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Former US Vice-President Joe Biden has offered comfort and advice to Meghan McCain over the health of her father, US Republican Senator John McCain, during a TV talk show.
Mr Biden’s son died of the same type of brain cancer afflicting Mr McCain.
A tearful Ms McCain, who co-hosts ABC’s programme The View, asked Mr Biden for his advice on how to deal with the disease.
Mr McCain was diagnosed in the summer with glioblastoma.
It is an aggressive type of brain cancer.
“Your son Beau had the same cancer that my father was diagnosed with six months ago,” Ms McCain said.
“I think about Beau almost every day and I was told that it doesn’t get easier but that you cultivate the tools to work with this and live with this.
“I know you and your family have been through tragedy I couldn’t conceive of.”
Mr Biden said there was hope and that breakthroughs in the treatment of the disease were happening all the time.
He said Mr McCain was one of his best friends, and that “if anybody can make it, your dad [can]”.
“Her dad goes after me, hammer and tong. We’re like two brothers who were somehow raised by different fathers or something, because of our points of view.”
But he added: “I know if I picked up the phone tonight and called John McCain, he’d get on a plane and come, and I would for him, too.”
He said the key was to “maintain hope”.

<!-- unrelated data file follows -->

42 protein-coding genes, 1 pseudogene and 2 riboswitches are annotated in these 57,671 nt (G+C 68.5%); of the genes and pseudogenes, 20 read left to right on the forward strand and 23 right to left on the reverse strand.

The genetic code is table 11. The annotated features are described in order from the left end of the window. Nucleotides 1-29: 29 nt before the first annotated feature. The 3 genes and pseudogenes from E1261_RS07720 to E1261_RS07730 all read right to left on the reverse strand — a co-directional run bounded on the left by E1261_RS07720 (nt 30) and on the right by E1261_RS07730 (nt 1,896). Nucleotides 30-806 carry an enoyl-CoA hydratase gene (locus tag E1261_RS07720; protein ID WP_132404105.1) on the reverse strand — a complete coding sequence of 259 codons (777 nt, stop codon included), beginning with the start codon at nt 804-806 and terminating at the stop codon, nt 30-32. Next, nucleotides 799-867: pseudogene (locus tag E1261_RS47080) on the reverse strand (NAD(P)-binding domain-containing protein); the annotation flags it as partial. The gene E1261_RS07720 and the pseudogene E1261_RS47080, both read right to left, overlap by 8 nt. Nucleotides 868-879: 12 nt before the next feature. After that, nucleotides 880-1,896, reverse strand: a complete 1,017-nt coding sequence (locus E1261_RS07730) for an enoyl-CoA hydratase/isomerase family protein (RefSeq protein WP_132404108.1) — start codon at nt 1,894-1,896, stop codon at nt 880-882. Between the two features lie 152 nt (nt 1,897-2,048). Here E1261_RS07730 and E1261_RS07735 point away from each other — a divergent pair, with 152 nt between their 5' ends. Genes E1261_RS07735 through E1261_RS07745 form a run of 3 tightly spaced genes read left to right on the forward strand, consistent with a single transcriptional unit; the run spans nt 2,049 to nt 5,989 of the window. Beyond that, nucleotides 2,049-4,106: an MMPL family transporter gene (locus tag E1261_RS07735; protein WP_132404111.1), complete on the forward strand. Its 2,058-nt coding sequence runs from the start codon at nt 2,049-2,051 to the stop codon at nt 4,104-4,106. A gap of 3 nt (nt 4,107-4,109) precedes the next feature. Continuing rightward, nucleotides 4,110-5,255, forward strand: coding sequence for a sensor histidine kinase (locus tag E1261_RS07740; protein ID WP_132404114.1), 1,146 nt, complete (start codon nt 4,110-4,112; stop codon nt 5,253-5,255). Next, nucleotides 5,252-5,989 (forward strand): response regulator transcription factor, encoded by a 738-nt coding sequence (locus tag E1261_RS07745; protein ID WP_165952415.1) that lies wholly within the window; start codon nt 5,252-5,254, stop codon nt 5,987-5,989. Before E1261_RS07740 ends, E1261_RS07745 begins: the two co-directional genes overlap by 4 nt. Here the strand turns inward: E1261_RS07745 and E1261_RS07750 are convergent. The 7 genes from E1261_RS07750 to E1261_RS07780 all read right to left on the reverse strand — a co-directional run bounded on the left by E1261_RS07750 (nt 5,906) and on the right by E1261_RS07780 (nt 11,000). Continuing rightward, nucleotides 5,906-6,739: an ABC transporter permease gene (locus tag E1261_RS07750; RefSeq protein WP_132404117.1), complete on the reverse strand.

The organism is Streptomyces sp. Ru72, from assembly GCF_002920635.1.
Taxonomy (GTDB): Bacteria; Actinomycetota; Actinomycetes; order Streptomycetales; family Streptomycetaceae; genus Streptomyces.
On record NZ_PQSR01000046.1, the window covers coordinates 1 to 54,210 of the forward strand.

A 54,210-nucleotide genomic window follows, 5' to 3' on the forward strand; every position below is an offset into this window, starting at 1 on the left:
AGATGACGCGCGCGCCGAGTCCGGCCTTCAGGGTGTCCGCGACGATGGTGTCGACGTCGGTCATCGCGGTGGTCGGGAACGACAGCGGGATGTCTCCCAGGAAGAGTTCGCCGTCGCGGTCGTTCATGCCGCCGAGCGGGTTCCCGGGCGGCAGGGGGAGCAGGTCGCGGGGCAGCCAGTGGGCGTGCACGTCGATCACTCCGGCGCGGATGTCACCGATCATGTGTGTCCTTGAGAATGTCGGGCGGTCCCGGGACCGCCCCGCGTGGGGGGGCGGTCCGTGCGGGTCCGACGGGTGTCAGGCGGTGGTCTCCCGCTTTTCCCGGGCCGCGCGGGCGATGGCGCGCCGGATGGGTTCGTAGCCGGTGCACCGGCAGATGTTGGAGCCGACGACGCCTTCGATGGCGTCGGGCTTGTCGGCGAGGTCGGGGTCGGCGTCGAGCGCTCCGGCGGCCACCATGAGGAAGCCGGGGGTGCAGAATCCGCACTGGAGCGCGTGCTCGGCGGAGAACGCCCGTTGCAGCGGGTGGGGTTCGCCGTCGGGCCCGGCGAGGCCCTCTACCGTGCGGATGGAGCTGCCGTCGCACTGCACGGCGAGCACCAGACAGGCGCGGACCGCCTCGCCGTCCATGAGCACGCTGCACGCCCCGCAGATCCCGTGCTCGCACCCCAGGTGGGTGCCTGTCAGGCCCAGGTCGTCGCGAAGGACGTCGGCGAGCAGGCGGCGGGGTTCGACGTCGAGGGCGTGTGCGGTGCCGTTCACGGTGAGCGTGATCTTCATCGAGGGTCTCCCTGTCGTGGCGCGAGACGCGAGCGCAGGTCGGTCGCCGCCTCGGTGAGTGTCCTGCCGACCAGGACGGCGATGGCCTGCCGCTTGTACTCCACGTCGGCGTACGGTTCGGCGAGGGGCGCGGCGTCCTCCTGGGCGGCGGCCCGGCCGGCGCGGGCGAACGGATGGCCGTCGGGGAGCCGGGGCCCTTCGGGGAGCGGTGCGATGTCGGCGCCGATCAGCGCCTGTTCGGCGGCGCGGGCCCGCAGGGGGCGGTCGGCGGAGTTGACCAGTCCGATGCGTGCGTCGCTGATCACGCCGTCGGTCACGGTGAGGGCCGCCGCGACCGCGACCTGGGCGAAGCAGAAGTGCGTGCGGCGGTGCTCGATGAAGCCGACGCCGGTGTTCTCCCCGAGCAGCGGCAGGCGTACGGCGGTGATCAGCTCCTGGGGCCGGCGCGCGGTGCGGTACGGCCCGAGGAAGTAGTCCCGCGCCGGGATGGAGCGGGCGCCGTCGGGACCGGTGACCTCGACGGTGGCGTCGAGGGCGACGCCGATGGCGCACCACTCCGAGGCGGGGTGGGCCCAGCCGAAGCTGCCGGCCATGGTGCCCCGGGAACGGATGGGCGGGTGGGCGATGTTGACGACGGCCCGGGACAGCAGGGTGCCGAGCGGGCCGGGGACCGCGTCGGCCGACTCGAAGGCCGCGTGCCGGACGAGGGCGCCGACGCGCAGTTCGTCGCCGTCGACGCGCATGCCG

What is glioblastoma?
- It is a highly aggressive form of tumour which starts in the brain or spinal cord
- Common symptoms include: severe, persistent headaches; seizures (fits); nausea, vomiting and drowsiness; mental or behavioural changes such as memory problems or changes in personality; progressive weakness or paralysis on one side of the body, vision problems or speech problems
- Treatment: Surgery will usually need to be carried out to remove as much of the tumour as possible. This may be followed by radiotherapy and/or chemotherapy to kill any cancerous cells left behind and reduce the chances of the tumour re-growing
- The average survival time is 12-18 months, but it can be longer for a less aggressive type of tumour
- The American Brain Tumor Association (Abta) estimates there will be more than 12,000 cases before the end of 2017 in the US
Mr Biden published a memoir last month about his son, who died of the disease in 2015.
Mr McCain’s tumour was discovered during a surgery to remove a blood clot from above his left eye in July.
On Wednesday, he was admitted to a Washington DC hospital for “normal side effects” of his cancer treatments, his office said in a statement.
He has no plan to resign, reports say, and he hopes to return to work “as soon as possible”, the office said.
A Vietnam veteran, Mr McCain, 81, spent more than five years as a prisoner of war.
The six-term senator and 2008 Republican presidential candidate underwent surgery at a clinic in Phoenix, in the state of Arizona in July.
Ref: BBC News